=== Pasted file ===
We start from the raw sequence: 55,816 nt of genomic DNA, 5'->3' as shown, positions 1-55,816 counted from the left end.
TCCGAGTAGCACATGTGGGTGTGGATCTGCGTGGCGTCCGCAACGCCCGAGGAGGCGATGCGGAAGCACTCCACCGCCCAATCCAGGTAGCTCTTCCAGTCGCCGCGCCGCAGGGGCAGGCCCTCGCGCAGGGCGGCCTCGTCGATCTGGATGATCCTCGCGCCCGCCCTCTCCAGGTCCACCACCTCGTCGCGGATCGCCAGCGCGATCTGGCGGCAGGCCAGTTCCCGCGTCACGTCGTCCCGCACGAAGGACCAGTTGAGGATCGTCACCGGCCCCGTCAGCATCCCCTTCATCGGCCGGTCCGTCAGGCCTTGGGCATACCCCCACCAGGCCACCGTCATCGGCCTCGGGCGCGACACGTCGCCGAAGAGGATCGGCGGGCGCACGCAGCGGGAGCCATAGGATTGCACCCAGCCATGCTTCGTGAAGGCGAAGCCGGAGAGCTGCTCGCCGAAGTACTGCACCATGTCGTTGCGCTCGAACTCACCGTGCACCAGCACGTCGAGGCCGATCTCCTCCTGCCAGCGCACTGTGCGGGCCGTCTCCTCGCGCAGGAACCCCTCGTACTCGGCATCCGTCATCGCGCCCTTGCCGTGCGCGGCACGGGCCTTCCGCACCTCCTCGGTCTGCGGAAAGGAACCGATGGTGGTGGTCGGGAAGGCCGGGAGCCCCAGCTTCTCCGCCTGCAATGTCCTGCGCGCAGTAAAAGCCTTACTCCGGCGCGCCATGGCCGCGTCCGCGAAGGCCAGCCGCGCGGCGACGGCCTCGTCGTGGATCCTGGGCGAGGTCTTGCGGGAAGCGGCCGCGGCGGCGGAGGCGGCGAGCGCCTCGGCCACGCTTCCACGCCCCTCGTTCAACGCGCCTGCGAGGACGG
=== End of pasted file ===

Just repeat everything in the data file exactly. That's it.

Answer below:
We start from the raw sequence: 55,816 nt of genomic DNA, 5'->3' as shown, positions 1-55,816 counted from the left end.
TCCGAGTAGCACATGTGGGTGTGGATCTGCGTGGCGTCCGCAACGCCCGAGGAGGCGATGCGGAAGCACTCCACCGCCCAATCCAGGTAGCTCTTCCAGTCGCCGCGCCGCAGGGGCAGGCCCTCGCGCAGGGCGGCCTCGTCGATCTGGATGATCCTCGCGCCCGCCCTCTCCAGGTCCACCACCTCGTCGCGGATCGCCAGCGCGATCTGGCGGCAGGCCAGTTCCCGCGTCACGTCGTCCCGCACGAAGGACCAGTTGAGGATCGTCACCGGCCCCGTCAGCATCCCCTTCATCGGCCGGTCCGTCAGGCCTTGGGCATACCCCCACCAGGCCACCGTCATCGGCCTCGGGCGCGACACGTCGCCGAAGAGGATCGGCGGGCGCACGCAGCGGGAGCCATAGGATTGCACCCAGCCATGCTTCGTGAAGGCGAAGCCGGAGAGCTGCTCGCCGAAGTACTGCACCATGTCGTTGCGCTCGAACTCACCGTGCACCAGCACGTCGAGGCCGATCTCCTCCTGCCAGCGCACTGTGCGGGCCGTCTCCTCGCGCAGGAACCCCTCGTACTCGGCATCCGTCATCGCGCCCTTGCCGTGCGCGGCACGGGCCTTCCGCACCTCCTCGGTCTGCGGAAAGGAACCGATGGTGGTGGTCGGGAAGGCCGGGAGCCCCAGCTTCTCCGCCTGCAATGTCCTGCGCGCAGTAAAAGCCTTACTCCGGCGCGCCATGGCCGCGTCCGCGAAGGCCAGCCGCGCGGCGACGGCCTCGTCGTGGATCCTGGGCGAGGTCTTGCGGGAAGCGGCCGCGGCGGCGGAGGCGGCGAGCGCCTCGGCCACGCTTCCACGCCCCTCGTTCAACGCGCCTGCGAGGACGG